"I think any of these ads are misleading. Look at the Women's Center ad," snorts Nancy Kohn, director of the Illinois Pro Choice Alliance. "'Considering Abortion? It's Your Choice.' It's as if to say that they're going to provide the service. I'd say that's misleading. It's your choice--until we make it for you. It falls far short of addressing the problem."

Bryan Howard agrees. "Women and couples who are considering abortion, faced with an unintended pregnancy--they're at a very difficult point in their lives, and they're having to consider a tremendous amount of information. Sometimes their thoughts aren't very well formed at the outset, and I think disclaimers in small print help. But they're not the perfect remedy for women and couples becoming confused about who provides exactly what."

Representative Wyden believes the Yellow Pages guidelines will clear up most of the confusion, says Graydon Forer, counsel to Wyden's subcommittee. "There's only so much government can do," he explains. "Ultimately both sides want to use the A word, both sides want to use the word 'abortion.' So it's a question of how that's placed, so abortion alternatives and abortion services have a certain amount of clarification. We probably haven't made all the prochoice people happy. God knows we haven't made the prolife people happy."

Indeed, prolife organizations are not pleased at all. None were invited to testify at the subcommittee hearings, and outside them Thomas A. Glessner, president of Christian Action Council, claimed abortion clinics fear losing business to the prolife clinics. Nancy Watson, executive director of the Loop Crisis Pregnancy Center, sent a letter to the center's supporters describing 1991 center activities that read in part: "When we tried to renew our Yellow Pages ad to list (as it has for years) the services we offer under the 'Abortion Alternatives' heading, the Donnelley directory's 'ethics committee' told us that our ad was misleading. When I pressed (up to the CEO's office) to find out what was misleading about the ad I could get no straight reply. . . . Well, I thought as hard as I could for as long as I could to get them to print our ad in the manner that would honestly serve our clients, and in the end I lost to the printing deadline. I had to agree to their version of our ad or not run the ad at all. As so many of our clients are referred by the Yellow Pages, I had to acquiesce. (I talked to Dennis Byrne of the Chicago Sun-Times right after this and he wrote a great column.) But as if to remind me of Who it is that really runs this ministry--listen to this: When we received the ad copy back for a final proof from the publishing house in Indiana, the ads had been switched! Our ad is the one that will appear in the Yellow Pages. Divine legerdemain!" The center's nearly half-page display ad in the 1992 book is in fact identical to last year's--with the addition of the headline, "Considering Abortion? Make an Informed Choice."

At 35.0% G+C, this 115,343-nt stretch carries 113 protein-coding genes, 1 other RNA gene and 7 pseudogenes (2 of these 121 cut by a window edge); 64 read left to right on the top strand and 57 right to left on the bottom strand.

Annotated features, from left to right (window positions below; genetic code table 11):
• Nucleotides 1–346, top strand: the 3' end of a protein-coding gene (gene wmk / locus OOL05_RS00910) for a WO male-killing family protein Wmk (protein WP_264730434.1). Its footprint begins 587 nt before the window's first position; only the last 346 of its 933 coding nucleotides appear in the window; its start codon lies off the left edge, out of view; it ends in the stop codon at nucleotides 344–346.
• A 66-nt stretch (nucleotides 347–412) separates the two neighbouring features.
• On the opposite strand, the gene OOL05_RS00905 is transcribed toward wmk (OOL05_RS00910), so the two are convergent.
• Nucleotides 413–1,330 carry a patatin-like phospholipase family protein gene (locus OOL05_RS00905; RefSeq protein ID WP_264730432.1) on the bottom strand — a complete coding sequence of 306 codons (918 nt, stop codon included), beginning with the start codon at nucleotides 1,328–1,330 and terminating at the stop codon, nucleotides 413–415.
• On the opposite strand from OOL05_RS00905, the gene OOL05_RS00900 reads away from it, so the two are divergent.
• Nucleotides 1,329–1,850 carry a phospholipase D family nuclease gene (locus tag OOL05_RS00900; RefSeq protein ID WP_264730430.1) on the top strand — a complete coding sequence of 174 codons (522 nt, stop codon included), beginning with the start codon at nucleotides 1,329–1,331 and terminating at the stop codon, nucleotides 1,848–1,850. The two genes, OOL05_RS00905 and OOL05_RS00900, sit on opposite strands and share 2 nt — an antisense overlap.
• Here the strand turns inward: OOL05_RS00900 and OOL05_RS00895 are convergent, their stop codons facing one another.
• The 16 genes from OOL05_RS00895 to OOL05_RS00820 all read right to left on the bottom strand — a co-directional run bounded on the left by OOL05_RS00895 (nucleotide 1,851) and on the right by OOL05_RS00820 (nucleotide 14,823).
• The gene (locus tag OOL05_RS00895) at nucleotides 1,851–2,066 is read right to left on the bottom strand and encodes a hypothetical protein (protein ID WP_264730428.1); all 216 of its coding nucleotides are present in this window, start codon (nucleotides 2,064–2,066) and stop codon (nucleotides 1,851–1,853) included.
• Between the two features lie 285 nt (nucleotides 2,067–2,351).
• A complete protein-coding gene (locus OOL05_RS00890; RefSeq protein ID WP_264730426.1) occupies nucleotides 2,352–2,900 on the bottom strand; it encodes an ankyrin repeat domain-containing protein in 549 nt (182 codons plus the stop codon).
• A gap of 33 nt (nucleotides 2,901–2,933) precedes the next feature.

Dennis Byrne's column stated: "If you went to buy a new car but instead found yourself in a used car lot because you had mistakenly looked under the heading 'Used Cars' in the Yellow Pages, would you: A. Say, 'Oops, I'd better go back and look in the phone book's "new car" section'? B. Demand that the word 'car' be deleted from used car phone ads?" He called Yellow Pages publisher DonTech's decision to delete the phrases "information on abortion" and "postabortion counseling" from the ad "incredible" because the "ads for these centers are in a section clearly marked 'abortion alternatives'--as opposed to 'abortion services.'"

Yet the congressional subcommittee found that women often believe "abortion alternatives" means alternative types of abortion services. As CAF's Wirpsa notes, the confusion can delay women seeking abortions, pushing them into riskier, more expensive second-trimester abortions. The extra delay may even push them beyond the legal limit for an abortion; for low-income women the extra expense can have the same effect. All are repercussions slightly more serious than ending up at the used-car side of the lot instead of the new-car side.

The American Law Division of the Congressional Research Service found that bogus clinics cannot be prosecuted on the federal level because the Federal Trade Commission doesn't have jurisdiction over nonprofit corporations--and bogus clinics seldom charge fees. But prosecution at the state level under false-advertising or consumer-protection statutes, it said, was possible. The report quoted U.S. Supreme Court and federal-court opinions dismissing First Amendment claims as a defense for false advertising, concluding, "There is no constitutional right to disseminate false or misleading advertisements."